MOLOGEN applies for clinical study with cell-based gene therapy for renal cancer
- Category: DNA RNA and Cells
- Published on Tuesday, 10 November 2009 02:00
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Application submitted for approval of a clinical study I/II
Second MOLOGEN product candidate moves into clinical phase
Berlin, GERMANY | November 10, 2009 | The Berlin-based biotechnology company MOLOGEN AG submitted an application for approval of a phase I/II clinical study with the innovative new cancer drug MGN1601. MGN1601 is a cell-based gene therapy for the treatment of advanced renal cancer.
The purpose of this phase I/II clinical study (ASET study) is to investigate the safety and efficacy of MGN1601. This will be done at different oncological clinics in Germany. 24 patients who are suffering from advanced renal cancer and with whom the standard treatment has proved to be unsuccessful are to be included in this open, single-arm, non-randomized, multi-centre, clinical proof-of-principle study. In the course of the first treatment phase of the study, the patients will be treated with MGN1601 several times over a period of 12 weeks and will then be observed for further four weeks. Patients who respond to the treatment will then receive further treatment at specific intervals in an extension to the course of therapy and the effects will be monitored.
The primary aim of the study is to collect safety and tolerability data about the drug. In addition, efficacy data, including clinical, immunological and radiological parameters of the patients, will also be collected.
The safety data and the preliminary efficacy data about MGN1601 will already be available after the first treatment and observation phases are completed. An application for the phase II clinical study required for drug approval is to be submitted once these data have been presented.
Additional data about the safety and efficacy of MGN1601 when administered for a longer period of time are to be obtained during the extended treatment period.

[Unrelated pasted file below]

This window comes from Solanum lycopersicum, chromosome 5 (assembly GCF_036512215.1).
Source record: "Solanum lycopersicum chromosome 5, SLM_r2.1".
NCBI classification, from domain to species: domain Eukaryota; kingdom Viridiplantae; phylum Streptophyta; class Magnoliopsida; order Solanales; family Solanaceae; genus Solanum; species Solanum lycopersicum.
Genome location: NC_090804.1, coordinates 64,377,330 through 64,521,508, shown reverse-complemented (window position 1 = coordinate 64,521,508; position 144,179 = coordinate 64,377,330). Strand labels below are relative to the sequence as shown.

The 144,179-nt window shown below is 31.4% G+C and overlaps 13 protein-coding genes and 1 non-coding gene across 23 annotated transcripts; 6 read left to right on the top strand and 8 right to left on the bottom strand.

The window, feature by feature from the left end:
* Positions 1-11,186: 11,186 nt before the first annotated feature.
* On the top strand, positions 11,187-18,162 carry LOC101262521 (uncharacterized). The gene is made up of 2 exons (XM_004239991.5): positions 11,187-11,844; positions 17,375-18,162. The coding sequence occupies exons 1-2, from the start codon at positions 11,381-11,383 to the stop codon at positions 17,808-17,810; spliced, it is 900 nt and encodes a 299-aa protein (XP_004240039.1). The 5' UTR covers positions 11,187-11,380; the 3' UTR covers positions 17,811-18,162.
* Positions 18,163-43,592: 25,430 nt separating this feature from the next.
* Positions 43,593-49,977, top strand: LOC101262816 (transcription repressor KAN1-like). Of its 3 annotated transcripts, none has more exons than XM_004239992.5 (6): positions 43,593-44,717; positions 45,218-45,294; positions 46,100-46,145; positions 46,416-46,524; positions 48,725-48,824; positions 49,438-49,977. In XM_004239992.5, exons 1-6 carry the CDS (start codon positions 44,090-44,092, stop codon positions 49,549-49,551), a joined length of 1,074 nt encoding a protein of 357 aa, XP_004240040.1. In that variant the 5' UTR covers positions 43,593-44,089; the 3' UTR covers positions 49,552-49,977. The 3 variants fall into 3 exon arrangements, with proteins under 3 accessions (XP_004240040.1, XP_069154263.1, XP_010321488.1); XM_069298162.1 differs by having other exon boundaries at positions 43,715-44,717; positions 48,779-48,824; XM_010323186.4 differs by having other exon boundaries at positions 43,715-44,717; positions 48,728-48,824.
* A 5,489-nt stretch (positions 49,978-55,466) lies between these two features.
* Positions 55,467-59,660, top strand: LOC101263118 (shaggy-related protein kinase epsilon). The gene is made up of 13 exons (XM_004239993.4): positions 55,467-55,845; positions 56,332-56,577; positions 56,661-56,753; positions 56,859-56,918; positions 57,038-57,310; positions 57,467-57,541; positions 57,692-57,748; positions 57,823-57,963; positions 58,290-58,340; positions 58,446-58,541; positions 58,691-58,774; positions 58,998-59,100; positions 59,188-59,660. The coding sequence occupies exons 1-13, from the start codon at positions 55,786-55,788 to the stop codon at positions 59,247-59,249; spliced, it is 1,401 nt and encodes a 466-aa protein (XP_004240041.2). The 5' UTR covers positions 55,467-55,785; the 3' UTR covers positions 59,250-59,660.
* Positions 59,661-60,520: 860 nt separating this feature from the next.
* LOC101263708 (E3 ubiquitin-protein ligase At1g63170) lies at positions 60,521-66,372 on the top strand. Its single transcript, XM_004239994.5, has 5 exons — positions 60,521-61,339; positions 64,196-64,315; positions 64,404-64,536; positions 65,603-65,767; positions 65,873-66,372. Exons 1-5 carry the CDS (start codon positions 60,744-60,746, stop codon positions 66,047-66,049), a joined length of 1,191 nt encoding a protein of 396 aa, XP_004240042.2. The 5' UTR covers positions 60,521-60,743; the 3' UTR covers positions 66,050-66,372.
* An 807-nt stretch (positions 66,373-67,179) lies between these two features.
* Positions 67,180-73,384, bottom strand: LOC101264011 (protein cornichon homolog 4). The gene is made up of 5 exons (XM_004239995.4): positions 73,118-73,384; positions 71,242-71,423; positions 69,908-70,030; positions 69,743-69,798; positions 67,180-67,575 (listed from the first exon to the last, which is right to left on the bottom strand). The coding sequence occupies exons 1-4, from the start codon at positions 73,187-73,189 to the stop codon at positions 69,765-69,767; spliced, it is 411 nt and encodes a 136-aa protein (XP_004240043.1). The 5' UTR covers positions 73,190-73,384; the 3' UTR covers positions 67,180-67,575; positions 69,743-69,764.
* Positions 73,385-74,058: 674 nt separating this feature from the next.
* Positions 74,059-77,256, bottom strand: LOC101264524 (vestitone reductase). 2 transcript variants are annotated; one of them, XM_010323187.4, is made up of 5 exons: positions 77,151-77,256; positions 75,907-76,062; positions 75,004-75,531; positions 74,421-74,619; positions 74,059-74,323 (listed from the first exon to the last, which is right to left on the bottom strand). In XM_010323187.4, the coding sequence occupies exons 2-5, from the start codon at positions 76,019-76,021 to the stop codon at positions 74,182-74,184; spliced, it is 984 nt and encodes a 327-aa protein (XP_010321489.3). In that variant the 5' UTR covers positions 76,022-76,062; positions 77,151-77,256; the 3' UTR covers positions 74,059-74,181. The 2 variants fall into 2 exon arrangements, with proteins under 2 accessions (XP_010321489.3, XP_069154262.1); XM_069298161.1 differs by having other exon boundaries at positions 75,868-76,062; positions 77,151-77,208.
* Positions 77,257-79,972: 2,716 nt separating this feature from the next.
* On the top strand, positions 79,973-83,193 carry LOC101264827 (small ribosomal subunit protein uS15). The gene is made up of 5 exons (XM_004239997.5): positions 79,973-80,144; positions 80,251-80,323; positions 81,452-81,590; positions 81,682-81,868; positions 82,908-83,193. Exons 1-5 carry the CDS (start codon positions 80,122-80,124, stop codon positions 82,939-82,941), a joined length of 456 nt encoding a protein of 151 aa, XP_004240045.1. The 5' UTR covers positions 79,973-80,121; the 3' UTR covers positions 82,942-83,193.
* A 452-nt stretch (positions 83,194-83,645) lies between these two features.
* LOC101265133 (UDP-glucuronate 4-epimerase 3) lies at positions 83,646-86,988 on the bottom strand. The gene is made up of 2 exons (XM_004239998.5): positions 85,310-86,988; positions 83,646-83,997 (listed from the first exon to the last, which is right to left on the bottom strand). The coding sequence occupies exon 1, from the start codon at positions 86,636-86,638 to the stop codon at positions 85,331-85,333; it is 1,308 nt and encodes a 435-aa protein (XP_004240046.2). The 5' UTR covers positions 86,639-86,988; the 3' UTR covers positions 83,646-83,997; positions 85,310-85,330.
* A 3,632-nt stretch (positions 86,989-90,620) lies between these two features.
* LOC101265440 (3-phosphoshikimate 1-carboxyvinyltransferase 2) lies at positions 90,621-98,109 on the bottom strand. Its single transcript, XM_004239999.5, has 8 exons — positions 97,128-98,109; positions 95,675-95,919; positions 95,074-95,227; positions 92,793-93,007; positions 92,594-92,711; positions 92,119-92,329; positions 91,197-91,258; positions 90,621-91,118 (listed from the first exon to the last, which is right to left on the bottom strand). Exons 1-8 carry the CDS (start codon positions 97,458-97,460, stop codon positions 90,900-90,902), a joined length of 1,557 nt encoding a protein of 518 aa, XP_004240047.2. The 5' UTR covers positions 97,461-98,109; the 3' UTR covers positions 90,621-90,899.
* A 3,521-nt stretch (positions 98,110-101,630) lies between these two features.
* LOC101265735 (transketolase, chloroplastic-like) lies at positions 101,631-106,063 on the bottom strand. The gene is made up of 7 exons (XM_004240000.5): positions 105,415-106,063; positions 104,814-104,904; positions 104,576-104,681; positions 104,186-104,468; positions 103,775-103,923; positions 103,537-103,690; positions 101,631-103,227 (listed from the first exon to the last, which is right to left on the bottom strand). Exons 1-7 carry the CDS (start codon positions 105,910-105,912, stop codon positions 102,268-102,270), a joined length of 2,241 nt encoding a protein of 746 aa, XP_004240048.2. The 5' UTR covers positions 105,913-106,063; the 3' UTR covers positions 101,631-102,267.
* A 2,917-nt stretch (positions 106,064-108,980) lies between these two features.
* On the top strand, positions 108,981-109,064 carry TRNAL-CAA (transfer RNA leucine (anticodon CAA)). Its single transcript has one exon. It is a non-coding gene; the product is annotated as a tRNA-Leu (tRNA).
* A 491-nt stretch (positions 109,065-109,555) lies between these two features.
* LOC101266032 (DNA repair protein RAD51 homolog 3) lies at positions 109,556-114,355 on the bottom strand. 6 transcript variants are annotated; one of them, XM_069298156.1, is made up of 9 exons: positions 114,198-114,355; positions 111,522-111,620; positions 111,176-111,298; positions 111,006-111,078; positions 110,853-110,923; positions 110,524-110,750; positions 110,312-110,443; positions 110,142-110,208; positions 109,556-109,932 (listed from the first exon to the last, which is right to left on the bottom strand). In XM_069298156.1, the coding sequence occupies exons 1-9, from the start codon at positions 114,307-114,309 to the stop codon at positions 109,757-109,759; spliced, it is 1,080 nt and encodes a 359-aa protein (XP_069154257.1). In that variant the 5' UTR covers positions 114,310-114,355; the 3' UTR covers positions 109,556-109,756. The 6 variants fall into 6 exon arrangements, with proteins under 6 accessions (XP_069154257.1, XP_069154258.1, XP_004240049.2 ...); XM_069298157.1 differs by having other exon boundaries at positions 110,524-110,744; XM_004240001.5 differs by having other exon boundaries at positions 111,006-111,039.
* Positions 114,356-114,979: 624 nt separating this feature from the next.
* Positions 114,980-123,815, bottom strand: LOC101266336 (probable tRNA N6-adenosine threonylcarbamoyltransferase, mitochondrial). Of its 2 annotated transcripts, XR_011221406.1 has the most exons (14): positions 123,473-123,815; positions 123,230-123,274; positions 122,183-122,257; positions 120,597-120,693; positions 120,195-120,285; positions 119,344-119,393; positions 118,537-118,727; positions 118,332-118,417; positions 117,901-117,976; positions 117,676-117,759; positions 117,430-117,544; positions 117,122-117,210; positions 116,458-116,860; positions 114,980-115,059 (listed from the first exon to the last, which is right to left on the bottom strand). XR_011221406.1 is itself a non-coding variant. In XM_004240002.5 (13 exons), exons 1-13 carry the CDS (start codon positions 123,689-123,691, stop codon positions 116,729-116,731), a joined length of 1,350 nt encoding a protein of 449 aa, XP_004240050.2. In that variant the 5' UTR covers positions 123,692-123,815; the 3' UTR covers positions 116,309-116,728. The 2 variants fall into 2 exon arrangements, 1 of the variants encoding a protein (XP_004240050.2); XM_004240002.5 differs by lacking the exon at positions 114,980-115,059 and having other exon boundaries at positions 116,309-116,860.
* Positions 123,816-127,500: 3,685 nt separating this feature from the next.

Dr Matthias Schroff, CEO of MOLOGEN AG, explains: "We are delighted that we will soon be able to start the clinical investigation of another innovative product candidate. Our two key technologies MIDGE® and dSLIM® are being used in MGN1601. With this application we have reached another major milestone this year."
The process developed by MOLOGEN to treat renal cancer with cell-based gene therapy involves therapeutic vaccination to combat advanced tumors and to prevent reoccurrence (recidivation) of them after an operation and medical treatment.
Human renal cancer cells that have been obtained from a renal tumor and are available in a standardized and characterized cell bank (master cell bank) form the basis for the vaccination. MOLOGEN itself has established a unique renal cancer cell line for this purpose. Cells that are derived from a single person, are then established as a cell line and used with other patients are known as allogeneic cells.
The principle by which the cell-based gene therapy works is to induce a cross reaction of the immune system against the patients’ own cancer cells, after the immune system has learned what cancer cells are typically look like, via the reaction against the allogeneic cancer cells. In order to achieve this efficiently, the allogeneic cancer cells are “genetically modified” with additional genetic information and are combined with MOLOGEN’s own DNA immunomodulator dSLIM® as an adjuvant to maximize the effect of the vaccination, before they are finally injected into the patient. The genetic modification is done with the help of the DNA-based MIDGE® vectors that have also been developed by MOLOGEN.
The cell-based gene therapy for the treatment of renal cancer has been granted orphan drug status by the European Medicines Agency (EMEA). This enables the product to be marketed exclusively within the European Union for ten years. Additionally, the company receives comprehensive advice and support from the EMEA during the approval procedure at reduced cost. The purpose of the European Union’s orphan drug program is to promote the development of medicines for rare and severe illnesses.
About renal cancer
Renal cancer is the most frequent malignant tumor of the kidney. About 209 000 new cases are registered all over the world every year (European Society for Medical Oncology, 2009). 15 000 patients suffer from the disease in Germany alone (Robert Koch Institute and Society of the Epidemiological Cancer Registers in Germany, 2008). About 30% of all patients already have remote metastases on initial diagnosis, which reduces the success of treatment substantially.
The tumor is well known for the fact that it does not respond to radiotherapy or chemotherapy. Although the specialized and targeted drugs recently developed and approved for this indication can improve the treatment results, they are not able to cure the disease and are often accompanied by significant side-effects. So there continues to be a tremendous medical need for new and effective drugs for the treatment of renal cancer that minimize the side-effects.
MOLOGEN AG, a biopharmaceutical com-pany based in Berlin, specializes in the research and development of innovative medicines based on DNA structures. Activities focus on product developments for the treatment of cancer and vaccines for serious infections.
MOLOGEN was founded in 1998 and is among the few biotechnology companies in the world with well-tolerated, DNA-based cancer treatment in the clinical development stage.
SOURCE: MOLOGEN AG